Above I have suggested “civility” and “humanity (to which “the common good” or “commonality” could be added) as basic categories or core concepts, but a main reason for starting the process with source readings or original texts has been to proceed inductively- to ask, in the reading of these works, what are the primary questions being addressed in each, what are the defining concepts and values of the discourse, in what key terms have they expressed both their proximate and ultimate concerns? A matter of educational coherence, it is best to work out from some center, however tentatively constructed or even contested, to the outer reaches of human possibility. And for purposes of establishing the grounds for carrying on civil discourse, some working consensus, initially tradition based but increasingly multicultural, is needed.
The priorities and sequence just proposed would it seems to be applicable to almost any cultural situation. One would naturally expect each educational program to “ingest” its own culture first and then move on to ingest others. Indeed, one would concede this possibility to others as a right that in Japanese schools, for instance, Japanese Civilisation would have priority over European; India, Indian Civilizations, and so forth. Starting from the premise that every person and people need their own self-respect, as well as a minimum of respect from others, It is essential for each to have a proper self-understanding- to come to terms with their own past. When properly understood, most traditions will be revealed as multicultural themselves.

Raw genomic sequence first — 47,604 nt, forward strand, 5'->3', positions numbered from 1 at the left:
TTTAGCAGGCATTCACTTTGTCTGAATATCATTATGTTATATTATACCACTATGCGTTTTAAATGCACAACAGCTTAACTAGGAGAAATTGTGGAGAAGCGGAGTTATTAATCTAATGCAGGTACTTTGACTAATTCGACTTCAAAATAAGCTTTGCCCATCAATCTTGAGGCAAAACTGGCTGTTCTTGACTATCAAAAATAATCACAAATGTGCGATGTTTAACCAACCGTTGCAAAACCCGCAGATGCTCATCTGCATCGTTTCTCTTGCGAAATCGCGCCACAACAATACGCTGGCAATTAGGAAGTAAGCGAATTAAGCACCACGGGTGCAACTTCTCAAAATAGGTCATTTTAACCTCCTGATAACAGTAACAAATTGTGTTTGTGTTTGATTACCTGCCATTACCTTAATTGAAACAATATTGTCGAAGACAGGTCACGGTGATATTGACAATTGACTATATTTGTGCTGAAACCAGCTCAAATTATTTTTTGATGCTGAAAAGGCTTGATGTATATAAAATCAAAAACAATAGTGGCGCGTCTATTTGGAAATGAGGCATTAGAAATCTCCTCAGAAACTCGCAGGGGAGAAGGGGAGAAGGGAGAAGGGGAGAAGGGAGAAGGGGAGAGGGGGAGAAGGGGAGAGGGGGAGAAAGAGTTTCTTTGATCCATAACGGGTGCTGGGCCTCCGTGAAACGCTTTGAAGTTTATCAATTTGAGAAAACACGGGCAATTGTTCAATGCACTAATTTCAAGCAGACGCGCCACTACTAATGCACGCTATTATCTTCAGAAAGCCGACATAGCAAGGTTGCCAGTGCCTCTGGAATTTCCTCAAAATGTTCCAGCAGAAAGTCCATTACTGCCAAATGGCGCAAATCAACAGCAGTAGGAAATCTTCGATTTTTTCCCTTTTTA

Nevertheless, in view of the great displacement of peoples and cultures that has occurred in the past century, it is evident that not a few people, as minorities submerged in other dominant cultures, have been unable to choose for themselves. To maintain their own traditions. Others, responding to the challenge of the modern West, have gone so far as to relinquish or even repudiate their own traditions. And thus. for the moment at least, they have lost consciousness of their own past or roots as anything worthy of respect. Yet, we must regard this as an abnormal and unnatural condition that, in the long run, will tend to right itself if allowed to do so.